TLSMD is a Open Source project released under the Artistic License. It is hosted at SourceForge as a sub-project of the Python Macromolecular Library. We have not made any official release of the TLSMD source code yet, but you may check out the source using anonymous Subversion, or browse the source code using on the web by visiting this link to the svn repository. This program is a ongoing research project of Jay Painter and Ethan Merritt. We can be contacted at:

Jay Painter <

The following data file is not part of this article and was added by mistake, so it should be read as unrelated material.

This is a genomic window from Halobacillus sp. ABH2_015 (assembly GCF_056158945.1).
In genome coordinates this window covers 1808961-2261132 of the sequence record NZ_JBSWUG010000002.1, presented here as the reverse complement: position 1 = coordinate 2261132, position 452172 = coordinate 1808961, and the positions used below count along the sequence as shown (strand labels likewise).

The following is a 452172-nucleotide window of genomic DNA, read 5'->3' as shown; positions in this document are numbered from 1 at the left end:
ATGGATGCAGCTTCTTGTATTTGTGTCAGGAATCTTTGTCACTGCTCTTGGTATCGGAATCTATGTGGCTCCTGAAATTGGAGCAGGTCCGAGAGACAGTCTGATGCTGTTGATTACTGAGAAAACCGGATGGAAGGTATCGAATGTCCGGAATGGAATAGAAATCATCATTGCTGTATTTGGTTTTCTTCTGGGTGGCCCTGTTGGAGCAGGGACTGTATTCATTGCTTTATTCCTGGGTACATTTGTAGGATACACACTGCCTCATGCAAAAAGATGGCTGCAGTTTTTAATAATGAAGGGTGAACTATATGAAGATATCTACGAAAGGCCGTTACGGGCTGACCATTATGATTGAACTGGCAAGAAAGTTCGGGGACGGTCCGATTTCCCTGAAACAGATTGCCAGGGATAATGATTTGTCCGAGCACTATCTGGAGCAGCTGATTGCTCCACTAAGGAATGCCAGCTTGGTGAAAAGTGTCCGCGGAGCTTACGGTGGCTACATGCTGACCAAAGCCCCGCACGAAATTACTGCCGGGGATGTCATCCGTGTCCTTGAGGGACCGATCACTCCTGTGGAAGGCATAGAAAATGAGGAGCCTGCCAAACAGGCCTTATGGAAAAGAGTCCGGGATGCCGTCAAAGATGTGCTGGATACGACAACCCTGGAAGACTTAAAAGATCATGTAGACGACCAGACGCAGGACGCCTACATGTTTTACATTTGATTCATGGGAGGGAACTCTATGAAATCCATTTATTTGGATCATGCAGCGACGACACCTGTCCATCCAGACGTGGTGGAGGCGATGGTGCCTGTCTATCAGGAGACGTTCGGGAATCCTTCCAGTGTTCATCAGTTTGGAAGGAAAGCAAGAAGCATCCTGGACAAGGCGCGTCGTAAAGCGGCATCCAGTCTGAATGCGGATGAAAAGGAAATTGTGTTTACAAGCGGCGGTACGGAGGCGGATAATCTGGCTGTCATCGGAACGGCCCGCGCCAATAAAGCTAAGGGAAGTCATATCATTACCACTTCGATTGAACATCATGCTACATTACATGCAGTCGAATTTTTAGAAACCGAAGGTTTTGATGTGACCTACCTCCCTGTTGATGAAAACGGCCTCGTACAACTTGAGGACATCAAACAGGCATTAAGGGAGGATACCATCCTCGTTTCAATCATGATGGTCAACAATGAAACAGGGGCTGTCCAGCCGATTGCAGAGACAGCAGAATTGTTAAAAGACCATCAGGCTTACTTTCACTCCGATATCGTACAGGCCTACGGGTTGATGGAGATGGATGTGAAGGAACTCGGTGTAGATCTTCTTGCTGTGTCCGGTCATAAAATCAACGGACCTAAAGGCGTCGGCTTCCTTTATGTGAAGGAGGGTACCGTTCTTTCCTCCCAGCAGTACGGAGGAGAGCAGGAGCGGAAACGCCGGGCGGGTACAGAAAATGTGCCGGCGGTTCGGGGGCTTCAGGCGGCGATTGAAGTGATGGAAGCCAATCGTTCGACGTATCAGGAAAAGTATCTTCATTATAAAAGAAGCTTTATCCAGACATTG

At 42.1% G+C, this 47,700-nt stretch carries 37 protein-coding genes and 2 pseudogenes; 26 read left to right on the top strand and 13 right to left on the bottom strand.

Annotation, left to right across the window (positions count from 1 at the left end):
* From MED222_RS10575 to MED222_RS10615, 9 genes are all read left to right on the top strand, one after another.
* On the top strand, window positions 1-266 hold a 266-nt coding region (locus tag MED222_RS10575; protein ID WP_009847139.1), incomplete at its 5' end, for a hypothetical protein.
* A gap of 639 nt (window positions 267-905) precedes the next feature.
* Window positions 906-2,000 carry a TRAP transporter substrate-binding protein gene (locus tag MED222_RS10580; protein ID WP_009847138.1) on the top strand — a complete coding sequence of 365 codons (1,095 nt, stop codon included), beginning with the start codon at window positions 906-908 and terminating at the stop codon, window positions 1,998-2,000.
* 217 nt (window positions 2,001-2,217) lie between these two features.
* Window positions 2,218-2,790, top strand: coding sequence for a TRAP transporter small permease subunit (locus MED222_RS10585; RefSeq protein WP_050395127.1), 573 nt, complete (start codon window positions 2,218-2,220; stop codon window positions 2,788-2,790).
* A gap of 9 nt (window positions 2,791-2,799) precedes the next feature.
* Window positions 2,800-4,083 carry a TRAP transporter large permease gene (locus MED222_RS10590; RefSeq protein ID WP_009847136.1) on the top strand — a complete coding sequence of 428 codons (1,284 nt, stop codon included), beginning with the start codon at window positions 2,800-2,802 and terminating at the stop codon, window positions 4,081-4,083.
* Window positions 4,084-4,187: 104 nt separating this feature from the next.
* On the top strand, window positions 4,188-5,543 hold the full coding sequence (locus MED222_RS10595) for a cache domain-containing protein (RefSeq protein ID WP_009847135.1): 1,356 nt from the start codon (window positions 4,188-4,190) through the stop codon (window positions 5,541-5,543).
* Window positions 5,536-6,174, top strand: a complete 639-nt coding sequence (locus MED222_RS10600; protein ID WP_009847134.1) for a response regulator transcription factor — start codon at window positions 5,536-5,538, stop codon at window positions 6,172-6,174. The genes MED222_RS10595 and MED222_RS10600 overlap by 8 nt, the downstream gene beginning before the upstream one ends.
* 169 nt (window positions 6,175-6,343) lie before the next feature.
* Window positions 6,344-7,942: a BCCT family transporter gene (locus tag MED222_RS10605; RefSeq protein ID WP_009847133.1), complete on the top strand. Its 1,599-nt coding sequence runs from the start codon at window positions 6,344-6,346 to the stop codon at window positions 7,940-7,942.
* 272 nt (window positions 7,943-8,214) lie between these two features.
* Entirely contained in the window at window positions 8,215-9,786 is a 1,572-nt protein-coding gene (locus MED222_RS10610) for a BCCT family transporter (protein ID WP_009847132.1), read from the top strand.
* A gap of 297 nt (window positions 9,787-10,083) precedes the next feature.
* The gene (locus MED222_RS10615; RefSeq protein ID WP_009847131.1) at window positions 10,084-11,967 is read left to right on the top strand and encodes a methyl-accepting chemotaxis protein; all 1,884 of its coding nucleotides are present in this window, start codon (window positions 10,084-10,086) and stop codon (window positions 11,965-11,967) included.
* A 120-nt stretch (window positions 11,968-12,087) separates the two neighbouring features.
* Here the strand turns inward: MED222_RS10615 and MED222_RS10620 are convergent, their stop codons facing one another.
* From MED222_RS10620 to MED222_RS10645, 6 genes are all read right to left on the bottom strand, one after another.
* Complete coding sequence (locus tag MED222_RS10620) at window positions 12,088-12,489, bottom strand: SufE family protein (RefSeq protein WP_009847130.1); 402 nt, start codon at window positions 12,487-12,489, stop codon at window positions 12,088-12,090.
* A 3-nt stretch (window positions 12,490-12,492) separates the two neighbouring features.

TLS (Translation/Libration/Screw) is a mathematical model that predicts the local positional displacement of atoms in a crystal structure based on an underlying assumption that each atom acts as a member of a rigid body that is displaced normally about a mean position. This displacement is seen crystallographically as non-spherical electron density at the atomic positions. The net displacement results both from actual vibration of the molecule in the crystal and from the static disorder within the crystal lattice that results from trapping different microconformers of the molecule in different unit cells making up the crystal lattice. The TLS formalism was originally developed to confirm rigid body displacement for small molecule crystallography, which yields high resolution data and precise anisotropic thermal parameters. Its success in predicting the thermal parameters for small molecules makes it tempting for use in macromolecular crystallography where it could potentially be used to find domain and loop flexibility in proteins; however, the challenges in applying the TLS model to macromolecular structures are different than those encountered with small molecules. Most macromolecular structures do not diffract to a high enough resolution to solve for individual atomic anisotropic thermal parameters (six per atom), so isotropic thermal parameters(one per atom) are used instead. The reduced information content of the isotropic thermal parameters is partially mitigated by the large number of atoms available in a macromolecular structure. The thermal parameters of protein atoms will always contain significant magnitude which deviates from the rigid body ideal due to the fact that vibrations and conformational changes in proteins are at best approximate rigid body displacements, and the degree to which the thermal parameters of a protein structure will agree with the TLS rigid body model is highly dependent on the quality of the crystal lattice, and conformational flexibility unique to the protein. Therefore, it is reasonable to develop a algorithm to search for such regions as a optimization problem without any preconceived requirements on the quality of the fit to the TLS rigid body model. With this in mind, we have developed a optimization algorithm which, for a given protein chain, finds the optimal partition of the chain into 2, 3, ... N TLS groups along its amino acid sequence.